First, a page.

6. And the real reason: Term limits separate the legal relationship from the religious relationship. If you marry someone because you believe you've been united in the presence of God, changing the legal meaning of marriage doesn't take anything away from your spiritual vows. We have all sorts of separation of church and state in government, and I can't figure out why we're hanging on to this one.

Kim Pearson wrote a post on BlogHer in 2008 talking about the legal definitions of marriage. She pointed out:

There is no one definition of marriage. It is dependent on the culture, the society and the needs of the community. Some of those needs are commerce and business. In fact, that was the driving factor in early marriages. Love did not necessarily have anything to do with it.

Maura Kelly at The Daily wrote in favor of marital term limits for different reasons than I've even brought up: People change.

On a less cynical note, it's likely that many divorcees earnestly planned for lifelong partnerships but simply didn't sufficiently understand life, themselves or their spouses. Perhaps they were incapable of envisioning the ways in which their significant others -- or they themselves -- would change. They may have been surprised by their partners'inability to change or their own intransigence. Punishing them for not being able to foresee the future seems unnecessarily draconian.

You may think I'm being over-the-top, but this fall Mexico City actually submitted a proposal for two-year marital term limits. I think two years might be a little short, but they came to that number because the half of Mexican marriages that end often end within the first two years.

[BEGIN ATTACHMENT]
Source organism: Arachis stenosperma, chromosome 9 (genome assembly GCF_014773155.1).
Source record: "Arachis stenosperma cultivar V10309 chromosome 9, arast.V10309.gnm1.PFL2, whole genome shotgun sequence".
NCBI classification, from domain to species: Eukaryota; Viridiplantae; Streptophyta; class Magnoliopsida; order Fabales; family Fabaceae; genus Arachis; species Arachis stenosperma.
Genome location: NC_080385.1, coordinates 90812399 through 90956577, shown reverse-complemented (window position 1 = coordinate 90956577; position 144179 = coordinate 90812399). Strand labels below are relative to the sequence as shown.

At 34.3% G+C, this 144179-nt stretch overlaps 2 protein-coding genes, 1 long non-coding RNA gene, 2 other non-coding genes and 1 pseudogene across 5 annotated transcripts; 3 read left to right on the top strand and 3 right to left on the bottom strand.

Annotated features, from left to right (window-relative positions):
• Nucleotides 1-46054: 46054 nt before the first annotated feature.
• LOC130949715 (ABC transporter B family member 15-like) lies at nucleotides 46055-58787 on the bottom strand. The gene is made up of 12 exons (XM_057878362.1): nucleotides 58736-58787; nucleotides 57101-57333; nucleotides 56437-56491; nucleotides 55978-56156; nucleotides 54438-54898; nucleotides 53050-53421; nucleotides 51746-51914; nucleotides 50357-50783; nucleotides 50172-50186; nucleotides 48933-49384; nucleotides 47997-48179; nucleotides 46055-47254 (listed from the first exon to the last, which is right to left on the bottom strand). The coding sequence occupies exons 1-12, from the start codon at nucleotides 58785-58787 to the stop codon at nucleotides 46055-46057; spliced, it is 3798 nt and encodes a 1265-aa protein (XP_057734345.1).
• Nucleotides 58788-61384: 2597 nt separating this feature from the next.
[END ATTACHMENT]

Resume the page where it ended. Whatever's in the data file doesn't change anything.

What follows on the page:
Introducing term limits and emphasizing the legal side of marriage -- separating it from the religious side -- (yes, I'm going to go there) might also make it easier for people to wrap their heads around same-sex marriages. Some same-sex couples have no desire to be married, but others do want to get married, legally married, with all the rights and privileges of marriage. I see no reason why they shouldn't have that right, and it seems to me the major argument against it is the religious view of marriage (for which this Christian sincerely apologizes).

From Jujulaw's post on BlogHer:

Customs and ceremonies do matter; rituals matter, the word "marriage" matters -- legality matters.

I love my husband, and I love being married to my husband. Marital term limits wouldn't take anything away from that, from me. However, they could have a real benefit for America. From the twice-divorced Sudden Bachelor:

And if divorce is the result, it's no longer a lawyerfest. It's all dealt with, the prenup spells it out with a formula designed by the same legislation that created term limits ... All of which can be varied by prenup, but it's spelled out and avoids at least some of the gross inefficiencies not to mention emotional and financial desolation which is modern Western style divorce.

Rita Arens authors Surrender Dorothy and is the editor of Sleep is for the Weak. She is BlogHer's assignment and syndication editor.